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Cleaning, rearranging, backfilling – all pasttimes of the truly desperate. A stroke of serendipity connected me with the July 1975 issue of Cosmopolitan. That says a lot, I know. The cover is Jerry Hall, looking like she just came out of the roaster. She is (and was then) a beautiful woman, but looking at her face and pneumatic breasts is an experience in time travel. You can see her Texas roots.

Cosmopolitan was Helen Gurley Brown and it was about the reclamation of women’s sexuality and independence, or something. Featured headlines: In the Morning, No? or Yes? It’s what you feel then that tells how you truly feel about him. 31 Eye-opening Experiences. Is yours among them? (every word had a cap; I got tired).

OR: My Life in a Convent, by Edna O’Brien (who was a semi-prominent writer).

OR: The Sexually-Aggressive Woman — Why She Is Becoming the Norm Instead of the Exception (very careful with the capitalization on this one).

AND: A Doctor Discusses the Stupidity of Destructive, Negative Feelings About How You Look. Since you will find the cover below, note that this headline is directly opposite Jerry’s rack.

Cosmopolitan7-75

The obvious here is that Cosmopolitan could place any professional face-du-jour on the cover and run exactly the same stories. They could  switch out Charles Bronson for ohhh, Gerard Butler, and place “My life in Rehab” by Lindsay Lohan at the top right and I suspect few would know the difference. Yes, that’s a tired trope as well. It sometimes seems that young female persons could use a better education about life when they’re still young enough for it to stick. That Cosmopolitan is doing the exact same thing 35+ years later is so very very sad.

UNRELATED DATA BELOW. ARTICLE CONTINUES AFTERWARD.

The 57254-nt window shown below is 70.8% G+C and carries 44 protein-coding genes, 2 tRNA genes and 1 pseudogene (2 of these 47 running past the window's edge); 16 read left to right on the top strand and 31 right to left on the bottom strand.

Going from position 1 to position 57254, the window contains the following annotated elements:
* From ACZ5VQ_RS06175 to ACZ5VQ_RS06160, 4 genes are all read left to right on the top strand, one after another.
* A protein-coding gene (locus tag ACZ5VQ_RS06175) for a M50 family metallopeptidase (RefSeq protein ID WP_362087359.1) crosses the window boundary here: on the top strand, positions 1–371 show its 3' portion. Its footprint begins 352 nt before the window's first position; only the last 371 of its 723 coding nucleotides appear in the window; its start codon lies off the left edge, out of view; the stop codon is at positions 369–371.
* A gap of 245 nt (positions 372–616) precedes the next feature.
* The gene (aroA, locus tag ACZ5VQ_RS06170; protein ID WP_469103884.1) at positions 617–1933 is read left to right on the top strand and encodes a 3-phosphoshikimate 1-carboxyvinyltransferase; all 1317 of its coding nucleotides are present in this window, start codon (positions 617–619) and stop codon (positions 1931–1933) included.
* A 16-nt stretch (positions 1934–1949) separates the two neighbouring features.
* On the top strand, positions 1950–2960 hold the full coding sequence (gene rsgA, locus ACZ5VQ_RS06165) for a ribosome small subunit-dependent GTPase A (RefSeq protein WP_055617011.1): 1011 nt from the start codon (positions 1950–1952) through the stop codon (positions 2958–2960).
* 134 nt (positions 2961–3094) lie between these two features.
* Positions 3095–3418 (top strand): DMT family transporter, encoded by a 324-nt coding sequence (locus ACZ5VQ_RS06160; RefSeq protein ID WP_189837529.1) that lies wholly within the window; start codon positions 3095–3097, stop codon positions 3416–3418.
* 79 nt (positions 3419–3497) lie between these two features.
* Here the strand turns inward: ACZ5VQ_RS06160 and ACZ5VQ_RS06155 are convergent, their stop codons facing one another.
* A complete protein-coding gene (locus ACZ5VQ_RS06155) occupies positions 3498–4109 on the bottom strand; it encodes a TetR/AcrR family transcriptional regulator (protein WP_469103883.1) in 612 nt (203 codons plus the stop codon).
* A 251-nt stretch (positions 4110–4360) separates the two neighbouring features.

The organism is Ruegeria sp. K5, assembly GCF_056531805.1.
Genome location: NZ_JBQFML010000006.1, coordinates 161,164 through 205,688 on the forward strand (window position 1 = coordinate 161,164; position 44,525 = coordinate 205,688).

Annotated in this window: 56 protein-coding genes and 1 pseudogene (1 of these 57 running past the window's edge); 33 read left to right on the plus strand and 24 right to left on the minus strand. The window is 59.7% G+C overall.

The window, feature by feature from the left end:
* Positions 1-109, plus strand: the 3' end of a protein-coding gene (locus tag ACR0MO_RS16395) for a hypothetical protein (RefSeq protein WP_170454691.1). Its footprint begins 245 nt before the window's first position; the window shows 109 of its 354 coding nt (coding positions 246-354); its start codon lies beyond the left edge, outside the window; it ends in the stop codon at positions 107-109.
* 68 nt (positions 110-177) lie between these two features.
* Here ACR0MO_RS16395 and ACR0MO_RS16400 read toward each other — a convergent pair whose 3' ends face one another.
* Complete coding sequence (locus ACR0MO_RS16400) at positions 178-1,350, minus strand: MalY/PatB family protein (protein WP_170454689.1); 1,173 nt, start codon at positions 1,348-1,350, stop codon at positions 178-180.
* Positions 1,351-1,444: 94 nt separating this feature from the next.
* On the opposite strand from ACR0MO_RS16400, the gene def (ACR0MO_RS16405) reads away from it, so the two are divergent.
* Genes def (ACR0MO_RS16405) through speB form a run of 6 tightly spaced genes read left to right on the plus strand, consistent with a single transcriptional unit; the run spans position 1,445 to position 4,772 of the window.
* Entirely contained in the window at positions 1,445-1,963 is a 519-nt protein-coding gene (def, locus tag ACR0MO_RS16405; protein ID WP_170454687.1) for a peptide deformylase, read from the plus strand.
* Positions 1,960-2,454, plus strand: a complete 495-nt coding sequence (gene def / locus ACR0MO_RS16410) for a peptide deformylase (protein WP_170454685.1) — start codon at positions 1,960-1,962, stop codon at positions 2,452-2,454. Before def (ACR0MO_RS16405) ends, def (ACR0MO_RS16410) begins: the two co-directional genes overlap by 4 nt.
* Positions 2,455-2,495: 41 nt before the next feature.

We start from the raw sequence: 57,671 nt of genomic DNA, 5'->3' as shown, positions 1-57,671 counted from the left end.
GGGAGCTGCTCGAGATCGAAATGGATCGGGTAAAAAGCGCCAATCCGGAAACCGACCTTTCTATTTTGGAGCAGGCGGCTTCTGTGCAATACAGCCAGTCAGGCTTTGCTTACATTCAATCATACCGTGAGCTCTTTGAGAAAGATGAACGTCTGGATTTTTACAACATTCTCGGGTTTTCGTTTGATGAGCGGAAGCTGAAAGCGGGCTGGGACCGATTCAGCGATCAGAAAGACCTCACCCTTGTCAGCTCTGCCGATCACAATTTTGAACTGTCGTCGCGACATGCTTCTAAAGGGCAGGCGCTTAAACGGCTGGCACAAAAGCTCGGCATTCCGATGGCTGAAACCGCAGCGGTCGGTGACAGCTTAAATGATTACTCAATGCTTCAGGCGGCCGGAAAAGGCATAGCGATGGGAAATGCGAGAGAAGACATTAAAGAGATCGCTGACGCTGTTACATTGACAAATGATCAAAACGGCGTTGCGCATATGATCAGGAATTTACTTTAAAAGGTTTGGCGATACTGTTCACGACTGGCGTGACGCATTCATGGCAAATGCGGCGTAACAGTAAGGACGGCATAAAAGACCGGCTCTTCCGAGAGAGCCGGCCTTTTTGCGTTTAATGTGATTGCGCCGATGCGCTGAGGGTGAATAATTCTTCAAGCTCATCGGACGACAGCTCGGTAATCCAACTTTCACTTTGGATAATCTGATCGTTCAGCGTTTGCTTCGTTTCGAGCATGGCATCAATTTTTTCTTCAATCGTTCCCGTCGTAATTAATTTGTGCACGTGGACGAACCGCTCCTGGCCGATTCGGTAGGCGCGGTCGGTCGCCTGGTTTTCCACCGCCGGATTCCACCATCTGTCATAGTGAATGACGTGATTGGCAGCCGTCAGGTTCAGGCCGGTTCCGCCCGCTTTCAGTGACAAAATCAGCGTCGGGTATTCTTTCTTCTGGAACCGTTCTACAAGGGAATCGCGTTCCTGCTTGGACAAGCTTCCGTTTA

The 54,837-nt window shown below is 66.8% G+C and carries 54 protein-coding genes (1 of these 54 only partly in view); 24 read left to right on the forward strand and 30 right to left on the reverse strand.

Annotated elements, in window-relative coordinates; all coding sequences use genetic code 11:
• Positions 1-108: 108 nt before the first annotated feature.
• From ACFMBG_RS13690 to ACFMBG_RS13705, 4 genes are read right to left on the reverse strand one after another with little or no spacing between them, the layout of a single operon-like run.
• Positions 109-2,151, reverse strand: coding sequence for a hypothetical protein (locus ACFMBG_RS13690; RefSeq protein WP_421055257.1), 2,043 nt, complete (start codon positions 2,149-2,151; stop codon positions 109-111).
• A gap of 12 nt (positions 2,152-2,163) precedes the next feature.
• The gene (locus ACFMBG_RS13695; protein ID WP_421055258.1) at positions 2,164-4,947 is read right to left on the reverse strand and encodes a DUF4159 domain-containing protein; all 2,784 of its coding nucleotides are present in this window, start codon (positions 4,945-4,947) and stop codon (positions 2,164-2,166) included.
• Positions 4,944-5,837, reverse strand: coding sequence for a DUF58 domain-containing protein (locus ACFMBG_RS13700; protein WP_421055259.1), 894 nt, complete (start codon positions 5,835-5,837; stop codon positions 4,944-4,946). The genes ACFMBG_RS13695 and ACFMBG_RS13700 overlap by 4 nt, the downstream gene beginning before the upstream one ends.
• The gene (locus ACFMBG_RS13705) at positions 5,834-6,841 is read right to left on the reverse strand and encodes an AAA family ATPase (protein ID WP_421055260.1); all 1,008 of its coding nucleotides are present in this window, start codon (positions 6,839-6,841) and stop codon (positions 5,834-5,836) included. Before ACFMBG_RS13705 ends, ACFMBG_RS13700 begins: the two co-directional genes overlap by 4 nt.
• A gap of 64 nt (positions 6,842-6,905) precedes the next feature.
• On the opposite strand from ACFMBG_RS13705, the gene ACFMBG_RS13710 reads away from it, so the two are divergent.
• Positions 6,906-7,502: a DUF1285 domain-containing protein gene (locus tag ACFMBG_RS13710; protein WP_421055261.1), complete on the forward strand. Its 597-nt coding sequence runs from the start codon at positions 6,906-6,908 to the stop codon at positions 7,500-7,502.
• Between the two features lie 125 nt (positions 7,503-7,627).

So, about 1975 and thinking about personal histories and what we do with them: family, friends, places, disasters, triumphs and the mental space the memories consume and influence. ‘Revenge’ premiered on ABC last night; it was about reclaiming one’s past. That girl has issues, especially that dye job from prison.

Someone famous said: “The past is always with us.” And many students of the middle east have remarked that events that occurred 1,000 years ago are as ‘live’ to many in the region as the day before yesterday. There are many in the U.S. who have no clue or care what happened 20 years ago. So… is it safe to say that the importance of memory is cultural? Whatever. I’m going with that. Then consider that the individual (yes I’m going fractal) relates to his/her past in a personally constructed matrix, and this is the rub: I don’t want to be a bee in amber anymore.

What means are there to keep ‘what was’ from reinventing itself or reimprinting itself? Records are meant to be broken.

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